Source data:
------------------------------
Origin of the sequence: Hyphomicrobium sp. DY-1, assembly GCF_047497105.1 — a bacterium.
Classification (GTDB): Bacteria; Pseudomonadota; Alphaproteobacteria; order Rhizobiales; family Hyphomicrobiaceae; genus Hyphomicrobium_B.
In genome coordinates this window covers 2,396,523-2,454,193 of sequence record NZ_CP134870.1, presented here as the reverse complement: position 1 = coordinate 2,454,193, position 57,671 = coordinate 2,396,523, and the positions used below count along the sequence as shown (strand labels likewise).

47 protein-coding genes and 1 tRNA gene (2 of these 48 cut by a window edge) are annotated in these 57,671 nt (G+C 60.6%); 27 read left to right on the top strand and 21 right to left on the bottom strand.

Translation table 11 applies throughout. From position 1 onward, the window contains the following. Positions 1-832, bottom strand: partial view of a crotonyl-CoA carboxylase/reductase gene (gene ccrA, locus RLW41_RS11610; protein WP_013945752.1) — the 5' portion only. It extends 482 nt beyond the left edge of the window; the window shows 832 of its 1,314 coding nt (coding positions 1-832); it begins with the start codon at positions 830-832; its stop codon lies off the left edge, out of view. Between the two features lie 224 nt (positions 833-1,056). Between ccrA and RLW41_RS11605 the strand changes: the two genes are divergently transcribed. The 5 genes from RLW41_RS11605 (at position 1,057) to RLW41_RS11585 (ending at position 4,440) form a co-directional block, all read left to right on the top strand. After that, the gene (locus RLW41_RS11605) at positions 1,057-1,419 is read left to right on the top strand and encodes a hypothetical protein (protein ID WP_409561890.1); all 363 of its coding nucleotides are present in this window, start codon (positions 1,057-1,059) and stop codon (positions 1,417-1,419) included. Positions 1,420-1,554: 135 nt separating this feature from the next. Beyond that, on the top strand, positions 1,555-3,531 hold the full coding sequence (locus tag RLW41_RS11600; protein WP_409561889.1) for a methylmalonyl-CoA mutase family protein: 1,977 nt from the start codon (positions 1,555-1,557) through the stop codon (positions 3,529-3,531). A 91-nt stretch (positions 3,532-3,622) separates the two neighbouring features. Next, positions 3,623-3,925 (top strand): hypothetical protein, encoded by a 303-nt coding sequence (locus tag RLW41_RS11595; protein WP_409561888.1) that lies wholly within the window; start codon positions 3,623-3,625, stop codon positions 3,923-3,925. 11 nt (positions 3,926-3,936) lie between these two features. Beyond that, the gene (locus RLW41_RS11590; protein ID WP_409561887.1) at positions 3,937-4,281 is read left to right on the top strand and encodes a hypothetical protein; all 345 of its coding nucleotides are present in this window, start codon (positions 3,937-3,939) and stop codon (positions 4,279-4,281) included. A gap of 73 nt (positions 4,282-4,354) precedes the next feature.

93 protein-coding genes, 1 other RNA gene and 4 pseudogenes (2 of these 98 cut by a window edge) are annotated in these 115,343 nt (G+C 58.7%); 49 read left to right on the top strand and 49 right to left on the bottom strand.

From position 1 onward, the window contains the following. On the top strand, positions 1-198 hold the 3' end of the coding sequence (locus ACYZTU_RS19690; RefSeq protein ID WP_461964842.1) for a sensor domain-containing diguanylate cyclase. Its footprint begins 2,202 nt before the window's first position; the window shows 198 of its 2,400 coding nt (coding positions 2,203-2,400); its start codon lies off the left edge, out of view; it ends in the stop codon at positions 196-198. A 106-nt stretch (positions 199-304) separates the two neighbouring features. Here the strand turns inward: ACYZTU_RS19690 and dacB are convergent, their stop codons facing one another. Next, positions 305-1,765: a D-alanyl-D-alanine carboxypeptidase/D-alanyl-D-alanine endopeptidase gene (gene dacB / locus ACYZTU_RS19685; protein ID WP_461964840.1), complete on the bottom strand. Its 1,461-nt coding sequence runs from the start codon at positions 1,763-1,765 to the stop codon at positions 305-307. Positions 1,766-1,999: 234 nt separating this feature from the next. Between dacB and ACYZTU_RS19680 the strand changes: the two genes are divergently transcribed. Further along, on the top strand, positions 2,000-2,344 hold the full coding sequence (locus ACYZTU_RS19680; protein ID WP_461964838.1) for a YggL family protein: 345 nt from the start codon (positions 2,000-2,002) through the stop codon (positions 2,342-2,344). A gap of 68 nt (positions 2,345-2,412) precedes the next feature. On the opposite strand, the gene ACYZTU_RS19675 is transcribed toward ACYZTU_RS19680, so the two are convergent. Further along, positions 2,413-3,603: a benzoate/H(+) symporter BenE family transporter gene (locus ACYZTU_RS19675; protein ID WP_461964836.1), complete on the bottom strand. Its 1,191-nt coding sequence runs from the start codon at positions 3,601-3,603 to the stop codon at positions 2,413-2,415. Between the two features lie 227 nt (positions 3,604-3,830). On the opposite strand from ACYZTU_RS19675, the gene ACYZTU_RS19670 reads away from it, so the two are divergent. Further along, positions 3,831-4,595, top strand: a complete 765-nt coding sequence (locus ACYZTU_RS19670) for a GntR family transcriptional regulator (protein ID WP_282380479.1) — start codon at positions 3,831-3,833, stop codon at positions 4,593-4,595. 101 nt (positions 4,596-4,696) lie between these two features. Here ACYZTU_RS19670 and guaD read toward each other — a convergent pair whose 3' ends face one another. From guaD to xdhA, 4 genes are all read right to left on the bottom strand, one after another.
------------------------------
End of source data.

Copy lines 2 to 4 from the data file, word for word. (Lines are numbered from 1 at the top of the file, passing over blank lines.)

Classification (GTDB): Bacteria; Pseudomonadota; Alphaproteobacteria; order Rhizobiales; family Hyphomicrobiaceae; genus Hyphomicrobium_B.
In genome coordinates this window covers 2,396,523-2,454,193 of sequence record NZ_CP134870.1, presented here as the reverse complement: position 1 = coordinate 2,454,193, position 57,671 = coordinate 2,396,523, and the positions used below count along the sequence as shown (strand labels likewise).

47 protein-coding genes and 1 tRNA gene (2 of these 48 cut by a window edge) are annotated in these 57,671 nt (G+C 60.6%); 27 read left to right on the top strand and 21 right to left on the bottom strand.